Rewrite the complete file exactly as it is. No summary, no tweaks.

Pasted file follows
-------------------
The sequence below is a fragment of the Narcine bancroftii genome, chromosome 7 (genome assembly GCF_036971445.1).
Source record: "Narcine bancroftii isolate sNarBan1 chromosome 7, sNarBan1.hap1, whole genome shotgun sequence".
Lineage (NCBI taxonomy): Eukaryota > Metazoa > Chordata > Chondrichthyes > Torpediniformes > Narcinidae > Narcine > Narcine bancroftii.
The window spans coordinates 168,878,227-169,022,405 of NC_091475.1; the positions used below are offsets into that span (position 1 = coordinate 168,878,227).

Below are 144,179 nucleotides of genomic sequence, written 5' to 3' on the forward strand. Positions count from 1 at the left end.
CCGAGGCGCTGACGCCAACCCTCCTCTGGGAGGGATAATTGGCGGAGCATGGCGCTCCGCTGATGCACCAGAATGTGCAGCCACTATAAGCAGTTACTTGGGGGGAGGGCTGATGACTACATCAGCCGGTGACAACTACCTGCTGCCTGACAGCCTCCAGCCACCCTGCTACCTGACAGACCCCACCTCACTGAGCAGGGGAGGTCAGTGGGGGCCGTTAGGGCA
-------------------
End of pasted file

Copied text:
The sequence below is a fragment of the Narcine bancroftii genome, chromosome 7 (genome assembly GCF_036971445.1).
Source record: "Narcine bancroftii isolate sNarBan1 chromosome 7, sNarBan1.hap1, whole genome shotgun sequence".
Lineage (NCBI taxonomy): Eukaryota > Metazoa > Chordata > Chondrichthyes > Torpediniformes > Narcinidae > Narcine > Narcine bancroftii.
The window spans coordinates 168,878,227-169,022,405 of NC_091475.1; the positions used below are offsets into that span (position 1 = coordinate 168,878,227).

Below are 144,179 nucleotides of genomic sequence, written 5' to 3' on the forward strand. Positions count from 1 at the left end.
CCGAGGCGCTGACGCCAACCCTCCTCTGGGAGGGATAATTGGCGGAGCATGGCGCTCCGCTGATGCACCAGAATGTGCAGCCACTATAAGCAGTTACTTGGGGGGAGGGCTGATGACTACATCAGCCGGTGACAACTACCTGCTGCCTGACAGCCTCCAGCCACCCTGCTACCTGACAGACCCCACCTCACTGAGCAGGGGAGGTCAGTGGGGGCCGTTAGGGCA